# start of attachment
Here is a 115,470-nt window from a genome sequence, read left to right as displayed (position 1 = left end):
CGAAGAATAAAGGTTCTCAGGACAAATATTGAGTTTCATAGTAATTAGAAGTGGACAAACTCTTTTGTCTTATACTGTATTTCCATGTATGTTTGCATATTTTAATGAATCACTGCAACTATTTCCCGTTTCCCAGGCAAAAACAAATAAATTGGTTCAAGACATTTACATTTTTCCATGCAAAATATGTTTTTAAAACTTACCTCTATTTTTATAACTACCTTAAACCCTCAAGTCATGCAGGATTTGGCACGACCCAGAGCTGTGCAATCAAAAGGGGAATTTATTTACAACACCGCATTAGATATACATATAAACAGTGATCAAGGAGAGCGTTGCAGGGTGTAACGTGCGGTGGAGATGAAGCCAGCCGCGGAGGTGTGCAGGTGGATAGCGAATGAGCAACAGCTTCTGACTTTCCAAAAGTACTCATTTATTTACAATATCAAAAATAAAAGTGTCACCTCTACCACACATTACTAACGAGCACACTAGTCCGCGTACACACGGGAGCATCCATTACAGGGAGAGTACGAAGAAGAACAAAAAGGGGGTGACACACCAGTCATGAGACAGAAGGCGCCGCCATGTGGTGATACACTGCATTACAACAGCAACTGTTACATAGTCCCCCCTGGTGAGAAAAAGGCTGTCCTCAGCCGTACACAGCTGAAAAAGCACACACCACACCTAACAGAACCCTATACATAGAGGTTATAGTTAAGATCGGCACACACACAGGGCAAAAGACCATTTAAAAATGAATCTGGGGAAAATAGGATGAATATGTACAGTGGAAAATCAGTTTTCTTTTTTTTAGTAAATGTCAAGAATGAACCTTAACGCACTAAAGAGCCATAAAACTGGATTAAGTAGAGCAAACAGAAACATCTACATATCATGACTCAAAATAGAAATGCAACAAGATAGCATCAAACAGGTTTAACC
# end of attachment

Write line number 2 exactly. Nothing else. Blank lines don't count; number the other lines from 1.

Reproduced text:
CGAAGAATAAAGGTTCTCAGGACAAATATTGAGTTTCATAGTAATTAGAAGTGGACAAACTCTTTTGTCTTATACTGTATTTCCATGTATGTTTGCATATTTTAATGAATCACTGCAACTATTTCCCGTTTCCCAGGCAAAAACAAATAAATTGGTTCAAGACATTTACATTTTTCCATGCAAAATATGTTTTTAAAACTTACCTCTATTTTTATAACTACCTTAAACCCTCAAGTCATGCAGGATTTGGCACGACCCAGAGCTGTGCAATCAAAAGGGGAATTTATTTACAACACCGCATTAGATATACATATAAACAGTGATCAAGGAGAGCGTTGCAGGGTGTAACGTGCGGTGGAGATGAAGCCAGCCGCGGAGGTGTGCAGGTGGATAGCGAATGAGCAACAGCTTCTGACTTTCCAAAAGTACTCATTTATTTACAATATCAAAAATAAAAGTGTCACCTCTACCACACATTACTAACGAGCACACTAGTCCGCGTACACACGGGAGCATCCATTACAGGGAGAGTACGAAGAAGAACAAAAAGGGGGTGACACACCAGTCATGAGACAGAAGGCGCCGCCATGTGGTGATACACTGCATTACAACAGCAACTGTTACATAGTCCCCCCTGGTGAGAAAAAGGCTGTCCTCAGCCGTACACAGCTGAAAAAGCACACACCACACCTAACAGAACCCTATACATAGAGGTTATAGTTAAGATCGGCACACACACAGGGCAAAAGACCATTTAAAAATGAATCTGGGGAAAATAGGATGAATATGTACAGTGGAAAATCAGTTTTCTTTTTTTTAGTAAATGTCAAGAATGAACCTTAACGCACTAAAGAGCCATAAAACTGGATTAAGTAGAGCAAACAGAAACATCTACATATCATGACTCAAAATAGAAATGCAACAAGATAGCATCAAACAGGTTTAACC